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Take note, nonprofit organizers and all those who host community events in Sedona, the key to a high turnout is free pancakes.

Cami Kazian and Lukas Pico help Christopher Fox Graham, managing editor of the Sedona Red Rock News, place a 50th anniversary edition of the NEWS in the time capsule. Station  No. 6 opened in the Chapel area of Sedona off State Route 179.That bit of wisdom comes courtesy of the Sedona Fire District, which used the flat batter breakfast staple to bring out more than 350 people on a Saturday morning, notable for being the only day in April with wet, near-freezing weather and a freak sprinkling of snow to the high country overlooking Sedona. Pancakes prove irresistible despite the worst weather, but the event was far more significant.

The breakfast was part of the grand opening of SFD Station No. 6. Hundreds of Sedona residents packed the new station’s vehicle bay, took a tour of firefighters’ dormitory and common area. They heard speeches from SFD Fire Chief Kris Kazian, the building’s architects, contractors and SFD Governing Board Chairman Ty Montgomery, who noted the building was completed under budget and ahead of schedule.

The station is far from lavish — it is a simply designed, efficient assemblage of brick and concrete built to endure decades of heavy use the firefighting shifts will put it through.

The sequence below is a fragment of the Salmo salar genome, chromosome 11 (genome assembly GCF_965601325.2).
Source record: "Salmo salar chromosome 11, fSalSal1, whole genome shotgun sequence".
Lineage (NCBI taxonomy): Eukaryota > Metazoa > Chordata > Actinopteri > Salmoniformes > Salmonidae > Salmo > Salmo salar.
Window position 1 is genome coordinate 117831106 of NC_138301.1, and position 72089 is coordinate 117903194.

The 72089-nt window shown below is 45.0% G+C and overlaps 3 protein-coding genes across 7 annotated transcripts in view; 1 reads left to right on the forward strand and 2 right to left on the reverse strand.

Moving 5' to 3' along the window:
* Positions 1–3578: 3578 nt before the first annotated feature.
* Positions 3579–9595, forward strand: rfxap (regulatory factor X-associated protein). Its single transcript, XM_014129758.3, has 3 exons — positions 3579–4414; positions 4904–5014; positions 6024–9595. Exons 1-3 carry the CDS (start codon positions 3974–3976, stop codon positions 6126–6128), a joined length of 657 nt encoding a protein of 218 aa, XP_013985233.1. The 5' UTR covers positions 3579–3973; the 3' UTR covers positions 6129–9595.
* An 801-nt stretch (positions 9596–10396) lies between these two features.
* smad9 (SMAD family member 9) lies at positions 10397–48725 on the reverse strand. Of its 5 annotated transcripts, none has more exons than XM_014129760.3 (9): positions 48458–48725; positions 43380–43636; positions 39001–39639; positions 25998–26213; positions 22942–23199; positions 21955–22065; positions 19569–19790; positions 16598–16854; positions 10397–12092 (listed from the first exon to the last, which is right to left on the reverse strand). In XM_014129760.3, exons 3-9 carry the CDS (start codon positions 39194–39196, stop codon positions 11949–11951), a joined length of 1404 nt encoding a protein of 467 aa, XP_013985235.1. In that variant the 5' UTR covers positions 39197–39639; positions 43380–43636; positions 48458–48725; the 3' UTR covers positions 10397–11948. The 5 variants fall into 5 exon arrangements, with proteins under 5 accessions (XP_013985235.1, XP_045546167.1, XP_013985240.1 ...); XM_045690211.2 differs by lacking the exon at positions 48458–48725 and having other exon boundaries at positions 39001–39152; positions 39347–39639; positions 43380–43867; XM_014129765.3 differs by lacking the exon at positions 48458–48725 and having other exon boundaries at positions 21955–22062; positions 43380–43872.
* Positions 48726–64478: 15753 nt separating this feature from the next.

Part of what drew such a large crowd was likely the time it took to finally build the needed station in the Chapel area of Sedona.

First proposed eight years ago, the eventual station endured three incarnations of the Governing Board, a recall election, four fire chiefs and dozens of front page headlines and editorials in our newspaper.

All those years came to a celebratory close as former board members, active and retired firefighters, SFD administrative employees, Sedona City Council members, community members and dozens of children came to watch the “ribbon cutting” — the ceremonial decoupling of a fire hose, a tradition for a new firehouse.

Former Governing Board members and those former fire chiefs — Matt Shobert, Nazih Hazime and Terry Keller — joined Kazian and the current board for the final ceremony.

Afterwards, two further events demonstrated SFD’s involvement with the community as a whole and Station No. 6’s special significance:

The first was the sealing of a time capsule filled with community comments and memorabilia, due to be opened in 2035, when many of the children running around at the ceremony will have children of their own.

The second was the dedication of a plaque to fallen Arizona Department of Public Safety officer Bruce Harrolle, who was killed in 2008 while assisting SFD rescue a stranded hiker.

The new station serves as a permanent monument that first responders from SFD and other emergency agencies sometimes pay the ultimate price to keep Sedona residents and visitors safe.

For anyone who was unable to attend the ceremony, I invite you to schedule a tour and see what tax money efficiently well-spent can provide our community.


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